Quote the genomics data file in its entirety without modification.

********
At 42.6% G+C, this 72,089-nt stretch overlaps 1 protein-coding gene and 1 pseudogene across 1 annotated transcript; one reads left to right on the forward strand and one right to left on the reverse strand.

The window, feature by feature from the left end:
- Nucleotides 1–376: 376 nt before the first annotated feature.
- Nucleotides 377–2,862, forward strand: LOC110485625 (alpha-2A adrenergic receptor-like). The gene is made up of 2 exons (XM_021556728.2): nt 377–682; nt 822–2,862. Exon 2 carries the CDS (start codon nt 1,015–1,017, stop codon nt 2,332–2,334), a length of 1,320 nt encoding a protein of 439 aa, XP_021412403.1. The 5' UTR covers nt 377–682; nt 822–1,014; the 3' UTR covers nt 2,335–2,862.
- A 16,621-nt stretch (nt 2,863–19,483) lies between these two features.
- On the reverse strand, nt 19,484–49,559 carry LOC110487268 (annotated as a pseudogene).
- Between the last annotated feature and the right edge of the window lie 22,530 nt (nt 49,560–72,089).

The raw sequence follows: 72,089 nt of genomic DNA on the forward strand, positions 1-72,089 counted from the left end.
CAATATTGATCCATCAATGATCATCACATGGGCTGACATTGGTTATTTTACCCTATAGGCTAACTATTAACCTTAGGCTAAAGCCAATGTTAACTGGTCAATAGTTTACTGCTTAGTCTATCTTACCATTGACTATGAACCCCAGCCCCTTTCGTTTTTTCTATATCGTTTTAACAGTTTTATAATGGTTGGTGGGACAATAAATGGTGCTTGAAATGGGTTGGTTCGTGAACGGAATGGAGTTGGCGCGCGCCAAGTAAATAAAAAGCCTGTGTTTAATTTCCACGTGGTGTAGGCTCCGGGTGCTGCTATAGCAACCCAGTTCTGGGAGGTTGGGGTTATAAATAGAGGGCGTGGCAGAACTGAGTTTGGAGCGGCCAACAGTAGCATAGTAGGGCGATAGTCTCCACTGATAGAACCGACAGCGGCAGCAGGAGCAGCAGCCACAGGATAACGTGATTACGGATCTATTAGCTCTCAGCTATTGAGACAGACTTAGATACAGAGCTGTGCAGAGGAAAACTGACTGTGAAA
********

At 42.6% G+C, this 72,089-nt stretch overlaps 1 protein-coding gene and 1 pseudogene across 1 annotated transcript; one reads left to right on the forward strand and one right to left on the reverse strand.

The window, feature by feature from the left end:
- Nucleotides 1–376: 376 nt before the first annotated feature.
- Nucleotides 377–2,862, forward strand: LOC110485625 (alpha-2A adrenergic receptor-like). The gene is made up of 2 exons (XM_021556728.2): nt 377–682; nt 822–2,862. Exon 2 carries the CDS (start codon nt 1,015–1,017, stop codon nt 2,332–2,334), a length of 1,320 nt encoding a protein of 439 aa, XP_021412403.1. The 5' UTR covers nt 377–682; nt 822–1,014; the 3' UTR covers nt 2,335–2,862.
- A 16,621-nt stretch (nt 2,863–19,483) lies between these two features.
- On the reverse strand, nt 19,484–49,559 carry LOC110487268 (annotated as a pseudogene).
- Between the last annotated feature and the right edge of the window lie 22,530 nt (nt 49,560–72,089).

The raw sequence follows: 72,089 nt of genomic DNA on the forward strand, positions 1-72,089 counted from the left end.
CAATATTGATCCATCAATGATCATCACATGGGCTGACATTGGTTATTTTACCCTATAGGCTAACTATTAACCTTAGGCTAAAGCCAATGTTAACTGGTCAATAGTTTACTGCTTAGTCTATCTTACCATTGACTATGAACCCCAGCCCCTTTCGTTTTTTCTATATCGTTTTAACAGTTTTATAATGGTTGGTGGGACAATAAATGGTGCTTGAAATGGGTTGGTTCGTGAACGGAATGGAGTTGGCGCGCGCCAAGTAAATAAAAAGCCTGTGTTTAATTTCCACGTGGTGTAGGCTCCGGGTGCTGCTATAGCAACCCAGTTCTGGGAGGTTGGGGTTATAAATAGAGGGCGTGGCAGAACTGAGTTTGGAGCGGCCAACAGTAGCATAGTAGGGCGATAGTCTCCACTGATAGAACCGACAGCGGCAGCAGGAGCAGCAGCCACAGGATAACGTGATTACGGATCTATTAGCTCTCAGCTATTGAGACAGACTTAGATACAGAGCTGTGCAGAGGAAAACTGACTGTGAAA